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March 14, 2013

Ala. granting driver's licenses for immigrants under Obama rule

BIRMINGHAM, Ala. — The state of Alabama said it will begin allowing hundreds of immigrants to take driver's license tests Friday under a new Obama administration rule, a move that avoids another potential fight over immigration policy.

While the state has battled the U.S. Justice Department and private groups for months over Alabama's strict crackdown on illegal immigrants, the state Department of Public Safety said it will honor certifications granted under an Obama program called Deferred Action for Childhood Arrivals.

The program grants valid federal work permits to qualified applicants who were brought into the United States as children without legal authorization and don't have criminal records, among other qualifications.

Sgt. Steven Jarrett, a Public Safety spokesman, said certain offices will begin conducting tests and issuing licenses for program participants on Friday. The state determined the program isn't at odds with Alabama law, he said.

Jarrett said 631 people have been approved for certification in Alabama, and as many as 1,500 could be eventually.

Many state driver license offices already have long lines, but Jarrett said the new applicants shouldn't affect operations.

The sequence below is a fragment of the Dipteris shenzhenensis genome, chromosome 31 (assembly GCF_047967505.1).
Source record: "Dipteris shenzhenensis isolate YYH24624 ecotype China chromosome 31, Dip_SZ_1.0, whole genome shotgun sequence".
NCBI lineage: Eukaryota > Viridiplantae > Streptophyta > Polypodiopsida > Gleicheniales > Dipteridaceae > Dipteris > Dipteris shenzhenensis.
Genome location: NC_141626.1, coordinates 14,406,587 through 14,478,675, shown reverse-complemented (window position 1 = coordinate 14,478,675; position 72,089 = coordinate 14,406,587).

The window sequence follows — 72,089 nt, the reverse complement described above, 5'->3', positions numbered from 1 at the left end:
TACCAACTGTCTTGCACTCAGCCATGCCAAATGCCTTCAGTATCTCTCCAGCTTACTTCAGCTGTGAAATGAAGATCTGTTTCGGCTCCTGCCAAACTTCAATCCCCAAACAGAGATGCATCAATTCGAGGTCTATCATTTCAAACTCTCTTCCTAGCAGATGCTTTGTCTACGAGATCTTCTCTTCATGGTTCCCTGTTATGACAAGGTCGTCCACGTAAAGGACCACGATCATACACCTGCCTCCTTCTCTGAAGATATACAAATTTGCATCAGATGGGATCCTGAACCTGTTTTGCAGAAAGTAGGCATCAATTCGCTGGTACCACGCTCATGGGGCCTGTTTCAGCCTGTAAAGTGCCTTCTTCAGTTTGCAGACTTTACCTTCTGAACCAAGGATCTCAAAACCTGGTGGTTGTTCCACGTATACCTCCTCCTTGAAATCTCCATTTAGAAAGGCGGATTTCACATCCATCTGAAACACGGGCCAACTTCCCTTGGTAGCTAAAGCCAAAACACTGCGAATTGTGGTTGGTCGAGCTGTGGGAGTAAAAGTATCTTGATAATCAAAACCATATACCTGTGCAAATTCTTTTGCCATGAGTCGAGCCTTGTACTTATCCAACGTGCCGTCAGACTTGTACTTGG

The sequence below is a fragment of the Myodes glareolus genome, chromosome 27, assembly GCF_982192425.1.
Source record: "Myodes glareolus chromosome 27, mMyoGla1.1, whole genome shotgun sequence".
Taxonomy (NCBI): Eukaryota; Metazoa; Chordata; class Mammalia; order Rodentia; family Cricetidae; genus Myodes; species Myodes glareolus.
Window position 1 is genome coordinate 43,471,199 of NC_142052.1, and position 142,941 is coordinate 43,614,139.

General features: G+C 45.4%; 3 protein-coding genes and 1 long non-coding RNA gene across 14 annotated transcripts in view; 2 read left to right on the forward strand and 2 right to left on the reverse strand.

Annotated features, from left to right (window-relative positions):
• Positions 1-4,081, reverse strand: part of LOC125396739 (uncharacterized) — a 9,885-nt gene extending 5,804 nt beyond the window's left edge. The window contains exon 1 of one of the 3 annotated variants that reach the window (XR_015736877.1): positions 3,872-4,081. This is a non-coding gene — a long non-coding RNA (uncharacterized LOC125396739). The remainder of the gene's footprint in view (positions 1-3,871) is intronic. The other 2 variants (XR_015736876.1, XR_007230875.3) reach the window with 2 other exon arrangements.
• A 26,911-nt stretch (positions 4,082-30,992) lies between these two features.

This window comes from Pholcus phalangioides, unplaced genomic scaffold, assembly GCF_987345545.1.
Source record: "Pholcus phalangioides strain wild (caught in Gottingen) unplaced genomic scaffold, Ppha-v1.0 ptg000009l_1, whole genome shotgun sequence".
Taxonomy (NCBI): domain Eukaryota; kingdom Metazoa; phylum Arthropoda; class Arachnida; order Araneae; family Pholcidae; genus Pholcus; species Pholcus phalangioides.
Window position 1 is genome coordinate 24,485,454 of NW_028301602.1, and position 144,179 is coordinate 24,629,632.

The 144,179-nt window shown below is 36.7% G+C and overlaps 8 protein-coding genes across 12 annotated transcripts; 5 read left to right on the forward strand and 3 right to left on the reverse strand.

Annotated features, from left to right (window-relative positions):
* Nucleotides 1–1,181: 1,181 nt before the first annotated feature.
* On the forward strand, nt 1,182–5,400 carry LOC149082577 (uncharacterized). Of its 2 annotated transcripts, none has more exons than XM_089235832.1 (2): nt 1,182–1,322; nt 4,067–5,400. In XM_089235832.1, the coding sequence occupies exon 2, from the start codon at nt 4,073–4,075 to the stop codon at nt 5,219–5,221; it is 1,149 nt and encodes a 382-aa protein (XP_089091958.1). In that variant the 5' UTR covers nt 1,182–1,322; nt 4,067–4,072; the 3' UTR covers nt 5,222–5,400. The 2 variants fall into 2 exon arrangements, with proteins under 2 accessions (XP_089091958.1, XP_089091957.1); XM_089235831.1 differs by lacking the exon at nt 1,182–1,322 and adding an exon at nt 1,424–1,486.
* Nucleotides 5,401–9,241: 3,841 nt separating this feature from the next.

"We expect the impact to be limited because of the number of people involved," Jarrett said.

Driver's licenses issued to immigrants with federal certifications will carry the letters "FN" for "foreign national," just like licenses issued to anyone else who is not a U.S. citizen, Jarrett said.

Groups that joined the administration in opposing the state's immigration law said they were glad the state decided to provide licenses to qualified applicants under the federal program.

"The granting of licenses to these aspiring Americans is a positive step forward," said Sam Brooke, an attorney with the Southern Poverty Law Center in Montgomery. "Having drivers be licensed, registered, and insured makes everyone safer, and is in everyone's interest."

Jarrett said the state conducted tests at four driver's license offices to make sure the Public Safety database would work with the new program.

Immigrants began getting deferred status under the federal program weeks ago, and some states began granting driver's licenses to participants almost immediately. Other states studied the rules until the federal government provided additional information on how the program would work.

Arizona — with a tough immigration law that served as a model for Alabama's — refused to grant driver's licenses and is being sued. Alabama could have taken a similar course but decided instead to provide licenses to people participating in the program.

Jarrett said the state would allow people to take driver's license tests as long as their federal designation remains.

 

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